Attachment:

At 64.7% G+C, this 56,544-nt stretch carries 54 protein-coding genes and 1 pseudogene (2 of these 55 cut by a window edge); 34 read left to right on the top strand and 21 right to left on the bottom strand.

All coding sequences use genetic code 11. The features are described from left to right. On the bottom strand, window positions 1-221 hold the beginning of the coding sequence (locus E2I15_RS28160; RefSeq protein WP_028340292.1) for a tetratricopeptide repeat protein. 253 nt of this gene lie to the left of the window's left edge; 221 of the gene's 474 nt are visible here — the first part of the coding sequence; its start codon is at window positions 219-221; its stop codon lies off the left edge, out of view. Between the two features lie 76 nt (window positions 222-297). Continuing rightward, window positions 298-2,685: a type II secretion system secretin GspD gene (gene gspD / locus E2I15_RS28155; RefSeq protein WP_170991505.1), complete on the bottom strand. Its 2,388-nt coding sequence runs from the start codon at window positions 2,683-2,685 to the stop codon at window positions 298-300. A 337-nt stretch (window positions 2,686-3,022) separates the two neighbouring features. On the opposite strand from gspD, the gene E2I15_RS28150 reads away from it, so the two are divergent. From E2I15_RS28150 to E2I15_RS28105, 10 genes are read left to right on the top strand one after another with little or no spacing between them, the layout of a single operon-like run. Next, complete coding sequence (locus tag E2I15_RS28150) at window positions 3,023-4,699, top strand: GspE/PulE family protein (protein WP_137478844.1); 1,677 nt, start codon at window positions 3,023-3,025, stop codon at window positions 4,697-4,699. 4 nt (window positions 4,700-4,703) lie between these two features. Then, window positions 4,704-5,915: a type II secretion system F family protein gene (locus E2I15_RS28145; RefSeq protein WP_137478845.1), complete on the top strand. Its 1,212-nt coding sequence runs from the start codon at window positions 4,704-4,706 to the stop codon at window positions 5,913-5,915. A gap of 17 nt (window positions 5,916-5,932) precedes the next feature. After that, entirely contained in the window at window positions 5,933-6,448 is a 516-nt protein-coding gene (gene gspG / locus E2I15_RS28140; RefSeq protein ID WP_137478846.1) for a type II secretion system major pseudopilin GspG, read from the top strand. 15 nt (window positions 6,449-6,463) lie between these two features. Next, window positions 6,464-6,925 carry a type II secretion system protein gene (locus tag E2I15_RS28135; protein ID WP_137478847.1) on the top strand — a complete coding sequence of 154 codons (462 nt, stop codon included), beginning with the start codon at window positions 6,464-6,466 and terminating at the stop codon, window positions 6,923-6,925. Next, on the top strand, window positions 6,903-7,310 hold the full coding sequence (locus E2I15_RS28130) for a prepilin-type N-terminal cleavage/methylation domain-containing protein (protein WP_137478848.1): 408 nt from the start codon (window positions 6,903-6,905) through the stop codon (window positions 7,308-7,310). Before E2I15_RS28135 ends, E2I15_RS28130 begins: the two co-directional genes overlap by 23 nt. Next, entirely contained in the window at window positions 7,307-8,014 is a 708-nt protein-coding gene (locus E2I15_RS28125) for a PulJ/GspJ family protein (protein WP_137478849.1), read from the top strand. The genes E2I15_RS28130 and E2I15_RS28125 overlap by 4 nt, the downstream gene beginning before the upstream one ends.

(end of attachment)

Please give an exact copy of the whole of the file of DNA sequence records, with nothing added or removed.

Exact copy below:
At 64.7% G+C, this 56,544-nt stretch carries 54 protein-coding genes and 1 pseudogene (2 of these 55 cut by a window edge); 34 read left to right on the top strand and 21 right to left on the bottom strand.

All coding sequences use genetic code 11. The features are described from left to right. On the bottom strand, window positions 1-221 hold the beginning of the coding sequence (locus E2I15_RS28160; RefSeq protein WP_028340292.1) for a tetratricopeptide repeat protein. 253 nt of this gene lie to the left of the window's left edge; 221 of the gene's 474 nt are visible here — the first part of the coding sequence; its start codon is at window positions 219-221; its stop codon lies off the left edge, out of view. Between the two features lie 76 nt (window positions 222-297). Continuing rightward, window positions 298-2,685: a type II secretion system secretin GspD gene (gene gspD / locus E2I15_RS28155; RefSeq protein WP_170991505.1), complete on the bottom strand. Its 2,388-nt coding sequence runs from the start codon at window positions 2,683-2,685 to the stop codon at window positions 298-300. A 337-nt stretch (window positions 2,686-3,022) separates the two neighbouring features. On the opposite strand from gspD, the gene E2I15_RS28150 reads away from it, so the two are divergent. From E2I15_RS28150 to E2I15_RS28105, 10 genes are read left to right on the top strand one after another with little or no spacing between them, the layout of a single operon-like run. Next, complete coding sequence (locus tag E2I15_RS28150) at window positions 3,023-4,699, top strand: GspE/PulE family protein (protein WP_137478844.1); 1,677 nt, start codon at window positions 3,023-3,025, stop codon at window positions 4,697-4,699. 4 nt (window positions 4,700-4,703) lie between these two features. Then, window positions 4,704-5,915: a type II secretion system F family protein gene (locus E2I15_RS28145; RefSeq protein WP_137478845.1), complete on the top strand. Its 1,212-nt coding sequence runs from the start codon at window positions 4,704-4,706 to the stop codon at window positions 5,913-5,915. A gap of 17 nt (window positions 5,916-5,932) precedes the next feature. After that, entirely contained in the window at window positions 5,933-6,448 is a 516-nt protein-coding gene (gene gspG / locus E2I15_RS28140; RefSeq protein ID WP_137478846.1) for a type II secretion system major pseudopilin GspG, read from the top strand. 15 nt (window positions 6,449-6,463) lie between these two features. Next, window positions 6,464-6,925 carry a type II secretion system protein gene (locus tag E2I15_RS28135; protein ID WP_137478847.1) on the top strand — a complete coding sequence of 154 codons (462 nt, stop codon included), beginning with the start codon at window positions 6,464-6,466 and terminating at the stop codon, window positions 6,923-6,925. Next, on the top strand, window positions 6,903-7,310 hold the full coding sequence (locus E2I15_RS28130) for a prepilin-type N-terminal cleavage/methylation domain-containing protein (protein WP_137478848.1): 408 nt from the start codon (window positions 6,903-6,905) through the stop codon (window positions 7,308-7,310). Before E2I15_RS28135 ends, E2I15_RS28130 begins: the two co-directional genes overlap by 23 nt. Next, entirely contained in the window at window positions 7,307-8,014 is a 708-nt protein-coding gene (locus E2I15_RS28125) for a PulJ/GspJ family protein (protein WP_137478849.1), read from the top strand. The genes E2I15_RS28130 and E2I15_RS28125 overlap by 4 nt, the downstream gene beginning before the upstream one ends.